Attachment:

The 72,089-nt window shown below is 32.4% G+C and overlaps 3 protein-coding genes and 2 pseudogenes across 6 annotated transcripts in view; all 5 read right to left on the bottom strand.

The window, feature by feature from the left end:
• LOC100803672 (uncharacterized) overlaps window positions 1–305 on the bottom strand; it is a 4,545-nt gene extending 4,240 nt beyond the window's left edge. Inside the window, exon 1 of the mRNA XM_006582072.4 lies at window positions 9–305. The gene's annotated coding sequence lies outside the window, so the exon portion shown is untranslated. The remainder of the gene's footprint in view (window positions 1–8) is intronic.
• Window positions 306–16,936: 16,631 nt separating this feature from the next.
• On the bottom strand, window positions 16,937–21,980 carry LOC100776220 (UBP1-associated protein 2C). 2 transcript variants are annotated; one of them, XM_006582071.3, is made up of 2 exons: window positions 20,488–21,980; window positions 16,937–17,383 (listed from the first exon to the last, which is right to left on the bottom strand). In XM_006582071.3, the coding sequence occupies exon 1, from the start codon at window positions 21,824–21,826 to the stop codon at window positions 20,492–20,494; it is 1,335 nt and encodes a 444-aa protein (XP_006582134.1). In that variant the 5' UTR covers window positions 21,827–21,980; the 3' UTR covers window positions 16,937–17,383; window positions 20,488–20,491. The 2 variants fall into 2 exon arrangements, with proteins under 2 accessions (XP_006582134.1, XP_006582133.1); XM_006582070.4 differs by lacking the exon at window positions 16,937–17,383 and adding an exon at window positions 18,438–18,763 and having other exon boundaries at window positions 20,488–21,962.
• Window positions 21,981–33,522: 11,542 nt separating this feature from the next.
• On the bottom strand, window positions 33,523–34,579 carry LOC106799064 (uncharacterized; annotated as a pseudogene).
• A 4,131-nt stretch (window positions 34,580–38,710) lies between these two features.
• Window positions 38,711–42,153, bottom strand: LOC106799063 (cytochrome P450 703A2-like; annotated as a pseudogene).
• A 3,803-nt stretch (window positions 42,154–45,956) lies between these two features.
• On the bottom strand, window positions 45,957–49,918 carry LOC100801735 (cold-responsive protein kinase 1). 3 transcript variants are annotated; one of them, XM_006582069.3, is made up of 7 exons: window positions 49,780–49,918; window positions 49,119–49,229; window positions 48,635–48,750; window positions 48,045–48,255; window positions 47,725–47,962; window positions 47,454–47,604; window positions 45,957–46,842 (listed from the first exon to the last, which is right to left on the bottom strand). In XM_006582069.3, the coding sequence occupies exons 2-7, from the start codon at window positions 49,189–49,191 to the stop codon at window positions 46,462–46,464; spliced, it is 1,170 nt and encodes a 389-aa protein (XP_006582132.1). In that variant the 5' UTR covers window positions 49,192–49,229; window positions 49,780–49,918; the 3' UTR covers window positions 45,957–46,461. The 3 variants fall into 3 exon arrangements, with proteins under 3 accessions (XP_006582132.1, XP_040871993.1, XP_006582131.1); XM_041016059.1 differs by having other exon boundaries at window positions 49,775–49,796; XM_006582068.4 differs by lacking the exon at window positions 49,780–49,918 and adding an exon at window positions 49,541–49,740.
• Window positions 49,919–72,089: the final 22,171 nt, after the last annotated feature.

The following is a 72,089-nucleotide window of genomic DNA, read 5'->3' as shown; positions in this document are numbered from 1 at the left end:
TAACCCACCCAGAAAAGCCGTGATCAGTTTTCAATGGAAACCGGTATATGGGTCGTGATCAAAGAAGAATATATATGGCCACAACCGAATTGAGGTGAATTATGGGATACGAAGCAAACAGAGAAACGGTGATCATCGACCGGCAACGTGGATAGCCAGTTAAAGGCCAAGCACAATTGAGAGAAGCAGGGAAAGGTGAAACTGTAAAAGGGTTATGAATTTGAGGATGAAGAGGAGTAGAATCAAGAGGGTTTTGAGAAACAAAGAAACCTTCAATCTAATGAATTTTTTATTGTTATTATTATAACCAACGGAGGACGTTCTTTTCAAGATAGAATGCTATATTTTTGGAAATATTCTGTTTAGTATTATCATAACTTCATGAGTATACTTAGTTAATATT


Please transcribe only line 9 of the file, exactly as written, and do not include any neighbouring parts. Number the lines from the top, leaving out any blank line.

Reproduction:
• Window positions 38,711–42,153, bottom strand: LOC106799063 (cytochrome P450 703A2-like; annotated as a pseudogene).